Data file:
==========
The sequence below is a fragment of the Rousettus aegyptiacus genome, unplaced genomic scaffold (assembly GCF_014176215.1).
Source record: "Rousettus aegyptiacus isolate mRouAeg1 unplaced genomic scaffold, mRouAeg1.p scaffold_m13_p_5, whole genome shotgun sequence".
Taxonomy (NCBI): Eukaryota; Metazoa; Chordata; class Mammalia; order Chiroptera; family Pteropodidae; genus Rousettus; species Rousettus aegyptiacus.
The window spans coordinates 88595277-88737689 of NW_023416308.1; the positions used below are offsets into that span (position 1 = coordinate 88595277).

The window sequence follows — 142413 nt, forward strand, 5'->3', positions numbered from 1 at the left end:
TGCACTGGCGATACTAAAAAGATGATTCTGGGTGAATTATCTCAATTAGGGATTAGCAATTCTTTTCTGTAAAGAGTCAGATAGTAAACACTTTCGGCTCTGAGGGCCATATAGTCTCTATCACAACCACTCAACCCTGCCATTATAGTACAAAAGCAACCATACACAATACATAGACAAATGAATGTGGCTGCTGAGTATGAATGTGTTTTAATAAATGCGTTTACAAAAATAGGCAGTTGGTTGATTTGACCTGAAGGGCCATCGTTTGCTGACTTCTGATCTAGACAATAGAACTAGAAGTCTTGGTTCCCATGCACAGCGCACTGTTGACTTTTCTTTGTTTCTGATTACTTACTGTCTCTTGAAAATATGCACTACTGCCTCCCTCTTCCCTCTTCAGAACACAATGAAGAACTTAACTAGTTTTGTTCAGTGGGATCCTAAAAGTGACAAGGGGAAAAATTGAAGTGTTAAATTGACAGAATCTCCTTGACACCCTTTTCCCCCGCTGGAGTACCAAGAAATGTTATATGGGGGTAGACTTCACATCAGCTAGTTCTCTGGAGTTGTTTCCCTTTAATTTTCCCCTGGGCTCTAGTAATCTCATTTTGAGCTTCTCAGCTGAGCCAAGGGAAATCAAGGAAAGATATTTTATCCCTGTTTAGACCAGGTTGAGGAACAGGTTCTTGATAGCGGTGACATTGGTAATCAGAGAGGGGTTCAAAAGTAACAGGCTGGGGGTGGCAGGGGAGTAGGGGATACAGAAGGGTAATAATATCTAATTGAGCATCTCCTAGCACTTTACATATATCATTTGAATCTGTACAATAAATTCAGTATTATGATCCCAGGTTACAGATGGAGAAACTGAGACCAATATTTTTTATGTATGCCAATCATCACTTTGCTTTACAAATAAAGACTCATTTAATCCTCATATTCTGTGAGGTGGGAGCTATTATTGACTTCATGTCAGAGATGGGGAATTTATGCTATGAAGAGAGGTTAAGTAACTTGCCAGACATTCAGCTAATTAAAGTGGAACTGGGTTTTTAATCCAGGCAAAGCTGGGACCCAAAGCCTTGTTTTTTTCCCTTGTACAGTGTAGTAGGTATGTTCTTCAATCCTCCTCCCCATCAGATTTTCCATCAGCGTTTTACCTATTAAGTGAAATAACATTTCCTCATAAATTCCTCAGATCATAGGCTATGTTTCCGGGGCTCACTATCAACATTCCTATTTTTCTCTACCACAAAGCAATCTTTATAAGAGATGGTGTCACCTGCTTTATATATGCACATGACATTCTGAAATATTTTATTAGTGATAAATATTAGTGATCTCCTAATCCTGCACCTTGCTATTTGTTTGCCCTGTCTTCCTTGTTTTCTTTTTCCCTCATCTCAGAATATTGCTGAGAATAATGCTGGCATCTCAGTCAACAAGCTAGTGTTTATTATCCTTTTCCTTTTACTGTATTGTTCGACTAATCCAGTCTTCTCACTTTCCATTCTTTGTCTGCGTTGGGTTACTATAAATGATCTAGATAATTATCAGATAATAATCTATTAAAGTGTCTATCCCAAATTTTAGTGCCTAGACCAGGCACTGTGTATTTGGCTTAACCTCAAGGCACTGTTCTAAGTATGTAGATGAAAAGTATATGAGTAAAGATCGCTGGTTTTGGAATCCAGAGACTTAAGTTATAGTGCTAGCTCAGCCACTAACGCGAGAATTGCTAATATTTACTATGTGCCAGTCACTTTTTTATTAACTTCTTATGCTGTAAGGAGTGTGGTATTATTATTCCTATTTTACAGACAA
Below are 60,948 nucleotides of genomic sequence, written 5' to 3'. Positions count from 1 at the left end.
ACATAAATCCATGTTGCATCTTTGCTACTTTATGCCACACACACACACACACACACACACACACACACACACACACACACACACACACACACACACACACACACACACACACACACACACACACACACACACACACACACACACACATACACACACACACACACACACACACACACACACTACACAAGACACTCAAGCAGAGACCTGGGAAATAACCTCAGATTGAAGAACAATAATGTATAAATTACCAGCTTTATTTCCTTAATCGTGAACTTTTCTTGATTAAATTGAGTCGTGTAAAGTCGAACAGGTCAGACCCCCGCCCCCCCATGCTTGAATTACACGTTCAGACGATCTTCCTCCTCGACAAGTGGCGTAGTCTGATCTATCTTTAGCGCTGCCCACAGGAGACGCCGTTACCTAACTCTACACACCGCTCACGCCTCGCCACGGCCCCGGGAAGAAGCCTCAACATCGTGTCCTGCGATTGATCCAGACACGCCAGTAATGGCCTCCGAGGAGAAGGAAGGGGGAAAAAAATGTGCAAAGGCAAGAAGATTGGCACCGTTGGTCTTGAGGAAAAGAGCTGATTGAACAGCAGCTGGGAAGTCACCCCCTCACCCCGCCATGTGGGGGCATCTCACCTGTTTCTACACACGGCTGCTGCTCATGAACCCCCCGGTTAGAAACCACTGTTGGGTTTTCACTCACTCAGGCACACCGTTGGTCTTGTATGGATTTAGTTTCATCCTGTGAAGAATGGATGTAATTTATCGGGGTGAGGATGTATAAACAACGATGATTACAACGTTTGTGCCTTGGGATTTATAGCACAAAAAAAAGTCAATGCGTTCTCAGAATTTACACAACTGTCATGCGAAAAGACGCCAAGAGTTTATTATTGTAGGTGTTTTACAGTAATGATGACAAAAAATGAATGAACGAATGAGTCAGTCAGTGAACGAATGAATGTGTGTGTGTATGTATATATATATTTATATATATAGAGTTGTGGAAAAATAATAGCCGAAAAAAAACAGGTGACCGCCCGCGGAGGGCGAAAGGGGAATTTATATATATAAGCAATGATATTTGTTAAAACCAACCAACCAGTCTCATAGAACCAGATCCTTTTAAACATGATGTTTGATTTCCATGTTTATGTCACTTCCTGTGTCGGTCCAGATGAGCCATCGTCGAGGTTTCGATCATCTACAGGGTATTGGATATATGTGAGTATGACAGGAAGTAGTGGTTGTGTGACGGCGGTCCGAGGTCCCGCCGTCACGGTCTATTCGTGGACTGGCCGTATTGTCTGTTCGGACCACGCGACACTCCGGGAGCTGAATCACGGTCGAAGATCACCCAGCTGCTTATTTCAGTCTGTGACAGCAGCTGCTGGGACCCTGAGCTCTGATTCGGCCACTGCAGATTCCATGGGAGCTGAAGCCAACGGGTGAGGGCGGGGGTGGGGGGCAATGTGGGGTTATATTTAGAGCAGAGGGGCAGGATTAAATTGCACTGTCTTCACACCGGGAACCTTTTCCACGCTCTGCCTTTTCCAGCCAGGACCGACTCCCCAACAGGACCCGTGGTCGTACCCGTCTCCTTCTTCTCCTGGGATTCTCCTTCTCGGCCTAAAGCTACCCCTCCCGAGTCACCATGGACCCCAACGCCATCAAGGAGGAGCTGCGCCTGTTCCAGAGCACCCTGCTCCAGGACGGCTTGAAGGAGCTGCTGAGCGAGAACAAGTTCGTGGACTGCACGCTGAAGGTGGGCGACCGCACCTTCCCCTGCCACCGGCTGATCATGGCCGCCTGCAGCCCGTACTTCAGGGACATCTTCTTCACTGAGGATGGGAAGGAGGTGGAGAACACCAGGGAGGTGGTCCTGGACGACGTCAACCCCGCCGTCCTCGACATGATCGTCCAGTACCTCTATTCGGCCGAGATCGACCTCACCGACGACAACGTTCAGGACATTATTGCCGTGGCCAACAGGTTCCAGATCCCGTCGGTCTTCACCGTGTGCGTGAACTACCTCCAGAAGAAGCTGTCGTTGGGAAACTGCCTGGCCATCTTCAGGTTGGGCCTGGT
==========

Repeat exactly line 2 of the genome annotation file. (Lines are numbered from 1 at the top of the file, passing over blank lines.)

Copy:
Source record: "Rousettus aegyptiacus isolate mRouAeg1 unplaced genomic scaffold, mRouAeg1.p scaffold_m13_p_5, whole genome shotgun sequence".